(ABC) Twin Peaks isn't so much a TV show as it is a cultural milestone that redefined the parameters of storytelling on television. It paved the way for so many beloved shows – Lost, The X-Files, Life On Mars, Dexter, Carnivàle, American Horror Story – and showed us that intelligent spirituality and art-house surrealism could have a place in prime-time.
The problem with talking about “redefining parameters” is that everything makes claims to that effect, but so few things actually come close to doing it. Most films, novels, TV shows, etc. stick to the carefully-constructed outline of a particular genre, and that's absolutely fine; if everything was insanely innovative, then nothing would be special, and we'd have a horrifying mass of pretentious claptrap rather than our tried-and-true – if sometimes a little dull – landscape of stories following age-old formulas. The genius of Twin Peaks is that it takes these age-old formulas – soap opera, police procedural, murder mystery, ghost story, noir drama, teen-rebel b-movie, fish-out-of-water tale – and packs them into a shadowbox where their silhouettes overlap and writhe in startling new shapes.
The backbone of Twin Peaks' narrative is the question, Who killed Laura Palmer? However, the real question should be, How did this bizarre and hallucinatory drama ever find its way into American homes? The answer is surely more complicated than we have time for here, but has something to do with David Lynch's critical success as a feature filmmaker and Mark Frost's track record as a writer and director on shows like Hill Street Blues.
However the two managed to sell ABC on the project, it's a good bet that the network didn't have any idea just how strange the final product would be. The pilot begins realistically enough – with salt-of-the-earth fisherman Pete Martell (Jack Nance, veteran of Lynch's film work) discovering Laura Palmer's (Sheryl Lee) waterlogged corpse washed ashore on a lonely stretch of sand in the ghost-haunted woods of the Pacific Northwest. In a panic, he calls the sheriff's office and utters the immortal line, “She's dead. Wrapped in plastic.”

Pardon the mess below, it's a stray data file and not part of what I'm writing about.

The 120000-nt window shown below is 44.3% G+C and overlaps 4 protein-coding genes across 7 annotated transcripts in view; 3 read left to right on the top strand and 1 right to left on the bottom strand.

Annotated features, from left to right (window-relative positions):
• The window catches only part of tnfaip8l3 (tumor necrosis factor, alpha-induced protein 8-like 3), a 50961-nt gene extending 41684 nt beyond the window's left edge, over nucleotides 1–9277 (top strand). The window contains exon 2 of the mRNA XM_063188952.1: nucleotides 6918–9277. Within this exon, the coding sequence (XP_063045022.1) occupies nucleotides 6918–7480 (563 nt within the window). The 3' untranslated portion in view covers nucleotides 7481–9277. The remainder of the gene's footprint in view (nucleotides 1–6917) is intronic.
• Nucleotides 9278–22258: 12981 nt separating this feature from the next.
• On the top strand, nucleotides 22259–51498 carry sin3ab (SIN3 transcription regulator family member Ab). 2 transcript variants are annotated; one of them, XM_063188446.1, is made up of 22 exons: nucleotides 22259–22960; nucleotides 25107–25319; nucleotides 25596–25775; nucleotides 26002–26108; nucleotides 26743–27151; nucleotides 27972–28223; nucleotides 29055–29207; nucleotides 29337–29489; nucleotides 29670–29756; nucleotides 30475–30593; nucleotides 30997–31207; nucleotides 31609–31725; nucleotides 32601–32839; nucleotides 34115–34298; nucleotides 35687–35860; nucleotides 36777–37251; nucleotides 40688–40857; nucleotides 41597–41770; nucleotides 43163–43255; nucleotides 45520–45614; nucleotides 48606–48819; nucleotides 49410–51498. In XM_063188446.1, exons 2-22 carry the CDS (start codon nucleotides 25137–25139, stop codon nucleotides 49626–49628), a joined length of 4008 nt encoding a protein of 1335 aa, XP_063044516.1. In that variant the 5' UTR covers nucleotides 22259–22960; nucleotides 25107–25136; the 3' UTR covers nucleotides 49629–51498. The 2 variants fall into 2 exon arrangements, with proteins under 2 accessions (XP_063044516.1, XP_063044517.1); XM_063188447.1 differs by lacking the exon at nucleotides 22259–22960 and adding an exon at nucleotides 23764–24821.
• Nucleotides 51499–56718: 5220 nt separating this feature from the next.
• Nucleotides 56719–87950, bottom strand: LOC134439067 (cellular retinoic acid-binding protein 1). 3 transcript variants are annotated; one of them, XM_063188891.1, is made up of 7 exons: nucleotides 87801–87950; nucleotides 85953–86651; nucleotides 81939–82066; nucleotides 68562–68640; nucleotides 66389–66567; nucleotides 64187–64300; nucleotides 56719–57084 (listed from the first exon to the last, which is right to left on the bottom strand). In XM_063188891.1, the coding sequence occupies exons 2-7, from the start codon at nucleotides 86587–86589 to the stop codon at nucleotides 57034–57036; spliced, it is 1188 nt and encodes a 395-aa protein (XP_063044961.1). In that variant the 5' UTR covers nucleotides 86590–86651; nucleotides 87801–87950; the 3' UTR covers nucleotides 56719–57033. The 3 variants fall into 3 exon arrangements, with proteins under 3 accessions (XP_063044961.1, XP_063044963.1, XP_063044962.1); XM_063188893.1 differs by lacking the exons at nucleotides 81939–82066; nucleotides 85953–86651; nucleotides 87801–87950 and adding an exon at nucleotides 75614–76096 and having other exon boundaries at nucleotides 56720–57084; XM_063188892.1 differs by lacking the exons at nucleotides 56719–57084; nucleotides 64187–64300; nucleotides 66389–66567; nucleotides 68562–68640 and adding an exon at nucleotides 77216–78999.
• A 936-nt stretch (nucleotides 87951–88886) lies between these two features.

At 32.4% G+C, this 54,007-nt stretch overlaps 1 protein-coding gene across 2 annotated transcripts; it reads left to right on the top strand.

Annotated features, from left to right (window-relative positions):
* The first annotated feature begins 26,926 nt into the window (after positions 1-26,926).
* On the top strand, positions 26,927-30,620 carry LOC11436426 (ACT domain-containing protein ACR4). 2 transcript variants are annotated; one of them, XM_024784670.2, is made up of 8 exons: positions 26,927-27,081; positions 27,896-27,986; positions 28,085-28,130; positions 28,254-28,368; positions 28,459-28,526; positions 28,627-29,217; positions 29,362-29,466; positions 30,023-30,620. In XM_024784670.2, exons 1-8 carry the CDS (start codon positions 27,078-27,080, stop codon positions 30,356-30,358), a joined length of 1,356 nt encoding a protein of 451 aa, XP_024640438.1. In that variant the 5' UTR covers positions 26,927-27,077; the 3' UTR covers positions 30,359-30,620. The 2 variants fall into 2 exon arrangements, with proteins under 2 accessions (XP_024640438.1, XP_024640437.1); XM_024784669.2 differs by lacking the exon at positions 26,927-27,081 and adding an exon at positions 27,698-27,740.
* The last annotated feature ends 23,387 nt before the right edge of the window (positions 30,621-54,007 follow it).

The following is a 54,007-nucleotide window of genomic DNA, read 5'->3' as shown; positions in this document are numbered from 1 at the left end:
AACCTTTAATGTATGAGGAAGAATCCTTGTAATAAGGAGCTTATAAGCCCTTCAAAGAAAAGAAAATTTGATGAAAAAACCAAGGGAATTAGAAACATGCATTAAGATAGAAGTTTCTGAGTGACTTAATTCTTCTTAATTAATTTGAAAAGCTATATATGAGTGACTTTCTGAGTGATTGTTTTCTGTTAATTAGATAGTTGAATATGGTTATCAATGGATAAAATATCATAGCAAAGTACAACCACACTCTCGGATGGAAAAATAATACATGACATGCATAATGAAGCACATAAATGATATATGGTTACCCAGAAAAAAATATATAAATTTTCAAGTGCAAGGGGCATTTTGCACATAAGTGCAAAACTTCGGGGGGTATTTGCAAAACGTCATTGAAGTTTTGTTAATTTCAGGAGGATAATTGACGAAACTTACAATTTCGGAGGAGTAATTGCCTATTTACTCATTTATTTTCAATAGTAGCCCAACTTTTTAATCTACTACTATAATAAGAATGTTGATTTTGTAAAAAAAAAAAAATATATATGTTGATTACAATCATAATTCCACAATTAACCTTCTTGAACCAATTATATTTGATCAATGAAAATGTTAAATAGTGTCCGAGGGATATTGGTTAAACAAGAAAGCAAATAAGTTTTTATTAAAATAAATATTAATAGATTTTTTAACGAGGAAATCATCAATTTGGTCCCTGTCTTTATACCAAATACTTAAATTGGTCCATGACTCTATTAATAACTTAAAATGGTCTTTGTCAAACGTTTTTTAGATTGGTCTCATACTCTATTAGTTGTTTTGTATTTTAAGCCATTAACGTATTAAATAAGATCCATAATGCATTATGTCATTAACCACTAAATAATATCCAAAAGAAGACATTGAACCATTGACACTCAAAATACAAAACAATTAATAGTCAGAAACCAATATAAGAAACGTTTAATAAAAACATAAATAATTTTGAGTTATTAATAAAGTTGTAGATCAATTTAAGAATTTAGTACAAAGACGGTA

What follows is a little more emotionally real than most viewers will be prepared for. We watch as Laura's parents are informed of her murder, and the cloying sense of impending devastation is almost unbearable. In a scene recently re-created almost note-for-note by AMC's The Killing, Mrs. Palmer (Grace Zabriskie) is on the phone with Mr. Palmer (Ray Wise) when he gets the news – and her howl of perfect despair will echo in your mind ever after. We get to feel a little bit of what it's actually like for a parent to lose a child, and their grief is given the largest possible space in which to resonate.
In a way, the rest of the show grows like an intricately-branching fracture from this one moment. It's as though reality itself is cracked by the force of their loss, and everything we experience from then on – criminal plots, love triangles, prophetic dreams, mysterious spirits of the forest – is the distorted reflection of this psychic event. If Twin Peaks tells us anything, it's that grief is infinite and timeless. It inhabits rooms and rooms of ideal suffering, each tuned to a different frequency: guilt, regret, rage, self-hate, denial, displacement, numbness, violence, distance, punishment. Grief will come and go through our lives in waves, but those waves come from a sea, and a sea can never be finished with us.